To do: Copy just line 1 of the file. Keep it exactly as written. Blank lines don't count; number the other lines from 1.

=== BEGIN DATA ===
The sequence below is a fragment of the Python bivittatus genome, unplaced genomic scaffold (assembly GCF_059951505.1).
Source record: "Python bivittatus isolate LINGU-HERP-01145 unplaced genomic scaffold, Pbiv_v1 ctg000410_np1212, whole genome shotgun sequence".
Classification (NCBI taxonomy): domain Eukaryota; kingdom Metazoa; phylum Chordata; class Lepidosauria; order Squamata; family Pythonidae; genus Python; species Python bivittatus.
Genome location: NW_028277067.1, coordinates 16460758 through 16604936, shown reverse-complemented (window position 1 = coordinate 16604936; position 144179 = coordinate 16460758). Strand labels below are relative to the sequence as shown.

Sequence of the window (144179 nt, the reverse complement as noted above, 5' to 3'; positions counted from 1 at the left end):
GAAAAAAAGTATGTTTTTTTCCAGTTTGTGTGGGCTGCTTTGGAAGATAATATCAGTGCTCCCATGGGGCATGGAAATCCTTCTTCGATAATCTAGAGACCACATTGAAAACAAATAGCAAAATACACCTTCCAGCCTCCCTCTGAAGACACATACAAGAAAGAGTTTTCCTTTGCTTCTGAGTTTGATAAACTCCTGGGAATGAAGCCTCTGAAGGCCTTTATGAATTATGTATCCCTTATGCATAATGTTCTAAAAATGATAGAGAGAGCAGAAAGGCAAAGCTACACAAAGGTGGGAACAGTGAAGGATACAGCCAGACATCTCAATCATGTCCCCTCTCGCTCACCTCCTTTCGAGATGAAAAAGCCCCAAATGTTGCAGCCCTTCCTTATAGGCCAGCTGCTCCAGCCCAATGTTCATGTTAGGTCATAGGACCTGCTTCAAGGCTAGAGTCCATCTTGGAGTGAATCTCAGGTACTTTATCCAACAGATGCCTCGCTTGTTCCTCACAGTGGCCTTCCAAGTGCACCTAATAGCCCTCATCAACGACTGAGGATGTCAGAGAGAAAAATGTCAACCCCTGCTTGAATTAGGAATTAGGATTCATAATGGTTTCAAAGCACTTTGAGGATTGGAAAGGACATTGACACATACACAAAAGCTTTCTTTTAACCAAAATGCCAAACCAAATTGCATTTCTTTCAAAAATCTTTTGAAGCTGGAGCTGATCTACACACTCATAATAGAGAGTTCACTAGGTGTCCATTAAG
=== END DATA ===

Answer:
The sequence below is a fragment of the Python bivittatus genome, unplaced genomic scaffold (assembly GCF_059951505.1).